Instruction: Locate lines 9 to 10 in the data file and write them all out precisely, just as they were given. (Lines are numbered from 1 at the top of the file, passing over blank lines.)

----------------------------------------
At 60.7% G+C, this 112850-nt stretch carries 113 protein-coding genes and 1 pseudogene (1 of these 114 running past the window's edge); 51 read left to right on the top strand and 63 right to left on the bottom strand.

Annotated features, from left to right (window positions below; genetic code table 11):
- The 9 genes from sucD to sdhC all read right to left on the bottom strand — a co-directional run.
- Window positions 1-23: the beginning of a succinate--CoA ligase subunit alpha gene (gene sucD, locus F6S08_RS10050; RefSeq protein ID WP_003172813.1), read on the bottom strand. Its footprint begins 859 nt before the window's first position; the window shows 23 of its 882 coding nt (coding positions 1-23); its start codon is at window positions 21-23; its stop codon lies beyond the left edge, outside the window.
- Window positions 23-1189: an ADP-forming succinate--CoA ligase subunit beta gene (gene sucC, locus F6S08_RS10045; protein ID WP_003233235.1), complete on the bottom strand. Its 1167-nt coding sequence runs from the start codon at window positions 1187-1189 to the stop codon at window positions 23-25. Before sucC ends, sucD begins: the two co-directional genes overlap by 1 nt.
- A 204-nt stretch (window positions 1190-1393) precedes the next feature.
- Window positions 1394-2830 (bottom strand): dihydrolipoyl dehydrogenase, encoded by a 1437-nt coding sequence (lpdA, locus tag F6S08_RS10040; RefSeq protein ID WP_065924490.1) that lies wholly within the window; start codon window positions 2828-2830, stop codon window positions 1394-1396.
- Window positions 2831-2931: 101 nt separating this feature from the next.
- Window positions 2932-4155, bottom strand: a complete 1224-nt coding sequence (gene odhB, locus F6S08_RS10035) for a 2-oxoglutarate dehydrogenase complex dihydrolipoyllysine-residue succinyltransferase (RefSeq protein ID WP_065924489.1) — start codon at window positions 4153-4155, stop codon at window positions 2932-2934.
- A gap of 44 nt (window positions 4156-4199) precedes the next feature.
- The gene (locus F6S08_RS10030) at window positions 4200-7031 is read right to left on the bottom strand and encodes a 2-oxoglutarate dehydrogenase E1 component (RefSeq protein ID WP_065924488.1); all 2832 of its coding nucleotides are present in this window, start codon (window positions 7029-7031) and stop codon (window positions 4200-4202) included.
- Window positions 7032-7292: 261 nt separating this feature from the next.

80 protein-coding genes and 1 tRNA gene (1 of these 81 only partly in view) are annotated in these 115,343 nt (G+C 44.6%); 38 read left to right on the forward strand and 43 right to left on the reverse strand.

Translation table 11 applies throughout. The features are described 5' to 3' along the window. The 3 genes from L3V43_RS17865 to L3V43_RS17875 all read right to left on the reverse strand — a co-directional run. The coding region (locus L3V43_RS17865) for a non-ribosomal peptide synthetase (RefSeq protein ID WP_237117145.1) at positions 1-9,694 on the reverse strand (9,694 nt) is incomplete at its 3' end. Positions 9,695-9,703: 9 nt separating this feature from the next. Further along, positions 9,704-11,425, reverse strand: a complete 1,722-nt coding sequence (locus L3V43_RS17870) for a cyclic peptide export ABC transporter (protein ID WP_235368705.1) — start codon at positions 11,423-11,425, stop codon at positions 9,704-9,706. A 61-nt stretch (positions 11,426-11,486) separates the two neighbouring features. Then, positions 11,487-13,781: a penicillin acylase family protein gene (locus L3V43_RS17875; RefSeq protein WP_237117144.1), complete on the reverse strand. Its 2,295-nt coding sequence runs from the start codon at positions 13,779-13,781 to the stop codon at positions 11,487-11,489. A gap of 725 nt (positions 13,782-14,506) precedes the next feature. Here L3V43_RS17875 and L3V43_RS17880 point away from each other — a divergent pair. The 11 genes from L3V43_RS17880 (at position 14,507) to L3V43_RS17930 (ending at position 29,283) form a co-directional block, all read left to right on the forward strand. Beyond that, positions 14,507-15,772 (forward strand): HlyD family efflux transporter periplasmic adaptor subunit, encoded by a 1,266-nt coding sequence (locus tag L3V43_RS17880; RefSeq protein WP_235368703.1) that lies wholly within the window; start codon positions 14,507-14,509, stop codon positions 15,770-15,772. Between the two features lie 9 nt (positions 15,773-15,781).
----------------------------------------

- Window positions 2932-4155, bottom strand: a complete 1224-nt coding sequence (gene odhB, locus F6S08_RS10035) for a 2-oxoglutarate dehydrogenase complex dihydrolipoyllysine-residue succinyltransferase (RefSeq protein ID WP_065924489.1) — start codon at window positions 4153-4155, stop codon at window positions 2932-2934.
- A gap of 44 nt (window positions 4156-4199) precedes the next feature.